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Book Review of Spirit of the Rainforest

Spirit of the Rainforest: A Yanomamo Shaman’s Story. By Mark Andrew Ritchie. Island Lake, IL: Island Lake Press, 2000. 288 pp.

Mark Andrew Ritchie group up in poverty in Afghanistan, South Texas, and Oregon. He holds a Master of Divinity degree from Trinity International University (1980). In addition to Spirit of the Rainforest he is the author of God in the Pits. After 20 years of working in the financial services industry, Ritchie turned his attention to Divinity studies and authoring two books.

Book Review of Spirit of the Rainforest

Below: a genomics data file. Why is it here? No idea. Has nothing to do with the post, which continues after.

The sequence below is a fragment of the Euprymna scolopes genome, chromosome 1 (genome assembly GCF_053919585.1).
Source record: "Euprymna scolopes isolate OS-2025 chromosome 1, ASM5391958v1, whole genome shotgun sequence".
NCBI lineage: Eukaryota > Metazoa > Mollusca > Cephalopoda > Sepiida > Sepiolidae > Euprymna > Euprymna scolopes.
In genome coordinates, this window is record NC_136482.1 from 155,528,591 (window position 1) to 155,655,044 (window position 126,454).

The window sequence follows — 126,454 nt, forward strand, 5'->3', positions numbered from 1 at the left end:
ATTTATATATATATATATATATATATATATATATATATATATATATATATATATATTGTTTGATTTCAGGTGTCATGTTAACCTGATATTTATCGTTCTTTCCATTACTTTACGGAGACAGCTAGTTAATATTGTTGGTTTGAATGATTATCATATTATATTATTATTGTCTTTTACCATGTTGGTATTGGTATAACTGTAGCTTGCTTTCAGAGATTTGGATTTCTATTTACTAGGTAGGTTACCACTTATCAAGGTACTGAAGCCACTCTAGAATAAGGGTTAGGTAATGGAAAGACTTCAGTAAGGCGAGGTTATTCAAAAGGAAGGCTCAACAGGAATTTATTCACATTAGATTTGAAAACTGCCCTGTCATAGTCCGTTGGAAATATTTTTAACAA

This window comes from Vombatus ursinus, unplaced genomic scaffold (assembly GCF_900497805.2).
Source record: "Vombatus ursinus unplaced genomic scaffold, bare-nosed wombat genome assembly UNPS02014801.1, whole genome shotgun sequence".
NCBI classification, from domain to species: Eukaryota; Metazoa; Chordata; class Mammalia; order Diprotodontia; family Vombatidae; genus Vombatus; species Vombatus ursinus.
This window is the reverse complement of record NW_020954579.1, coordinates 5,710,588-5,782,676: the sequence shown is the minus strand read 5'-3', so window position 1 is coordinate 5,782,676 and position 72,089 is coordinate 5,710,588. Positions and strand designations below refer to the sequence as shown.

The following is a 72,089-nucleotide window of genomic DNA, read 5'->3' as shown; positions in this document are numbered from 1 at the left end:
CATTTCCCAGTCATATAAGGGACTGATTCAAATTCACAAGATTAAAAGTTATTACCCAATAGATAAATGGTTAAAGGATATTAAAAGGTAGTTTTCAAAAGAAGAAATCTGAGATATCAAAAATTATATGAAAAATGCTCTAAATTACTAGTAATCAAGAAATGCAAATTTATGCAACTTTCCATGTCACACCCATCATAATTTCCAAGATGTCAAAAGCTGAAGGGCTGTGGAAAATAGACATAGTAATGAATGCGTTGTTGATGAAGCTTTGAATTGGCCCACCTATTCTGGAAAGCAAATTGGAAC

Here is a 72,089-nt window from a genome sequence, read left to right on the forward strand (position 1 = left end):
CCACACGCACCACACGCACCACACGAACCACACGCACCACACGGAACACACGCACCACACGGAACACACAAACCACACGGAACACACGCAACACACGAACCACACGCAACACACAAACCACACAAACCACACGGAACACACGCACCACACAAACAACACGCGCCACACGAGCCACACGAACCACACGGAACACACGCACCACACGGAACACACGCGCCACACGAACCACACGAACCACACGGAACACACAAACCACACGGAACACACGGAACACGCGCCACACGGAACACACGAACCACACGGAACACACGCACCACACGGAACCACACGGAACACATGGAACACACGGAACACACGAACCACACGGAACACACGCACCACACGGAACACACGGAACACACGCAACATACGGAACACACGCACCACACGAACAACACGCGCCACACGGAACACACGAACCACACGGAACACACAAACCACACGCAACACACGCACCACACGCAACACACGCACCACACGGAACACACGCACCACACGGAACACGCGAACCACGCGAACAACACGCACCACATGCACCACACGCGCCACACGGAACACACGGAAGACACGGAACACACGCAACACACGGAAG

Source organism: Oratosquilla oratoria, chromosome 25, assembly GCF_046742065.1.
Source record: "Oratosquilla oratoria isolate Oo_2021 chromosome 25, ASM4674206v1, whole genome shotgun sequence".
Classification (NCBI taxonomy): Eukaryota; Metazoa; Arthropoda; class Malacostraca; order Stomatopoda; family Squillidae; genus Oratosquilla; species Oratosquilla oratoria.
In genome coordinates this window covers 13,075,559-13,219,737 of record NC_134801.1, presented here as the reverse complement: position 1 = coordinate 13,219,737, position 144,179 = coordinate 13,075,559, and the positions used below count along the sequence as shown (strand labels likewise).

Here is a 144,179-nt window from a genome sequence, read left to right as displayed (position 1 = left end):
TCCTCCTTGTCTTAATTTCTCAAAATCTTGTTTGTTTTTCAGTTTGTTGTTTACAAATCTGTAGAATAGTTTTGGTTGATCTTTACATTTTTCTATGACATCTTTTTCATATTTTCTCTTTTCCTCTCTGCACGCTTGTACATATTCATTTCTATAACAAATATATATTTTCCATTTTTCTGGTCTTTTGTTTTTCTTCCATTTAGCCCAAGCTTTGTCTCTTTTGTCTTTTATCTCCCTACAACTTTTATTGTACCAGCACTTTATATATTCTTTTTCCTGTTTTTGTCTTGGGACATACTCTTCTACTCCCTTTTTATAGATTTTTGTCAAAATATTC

Written in first person narrative, Spirit of the Rainforest describes the life of the Yanomamo people according to a powerful shaman called “Jungleman.” It should be noted that the Yanomamo people do not use names. In the beginning of the book Jungleman says, “I have lots of names—all us Yanomamo do. But we almost never speak them” (p. 21). The book focuses on telling the story of approximately 32 years of life in the Amazon from the way they lived before the “nabas” arrived and told them of the great spirit, “Yai-Pada.” Perhaps the book is best described by Richie’s own words in the author’s addendum, “Dignity prohibits a complete description of Jungleman’s talent. Deleewa, a person of considerable humility and piety, struggled in vain to translate Jungleman into palatable English while I asked myself, ‘How am I going to write this? No matter how much I tone this man down, I still can hear the critics: “Too much sex—too much violence—too degrading of women”” (p. 239). This book is a gripping account of the wild life in the Amazon.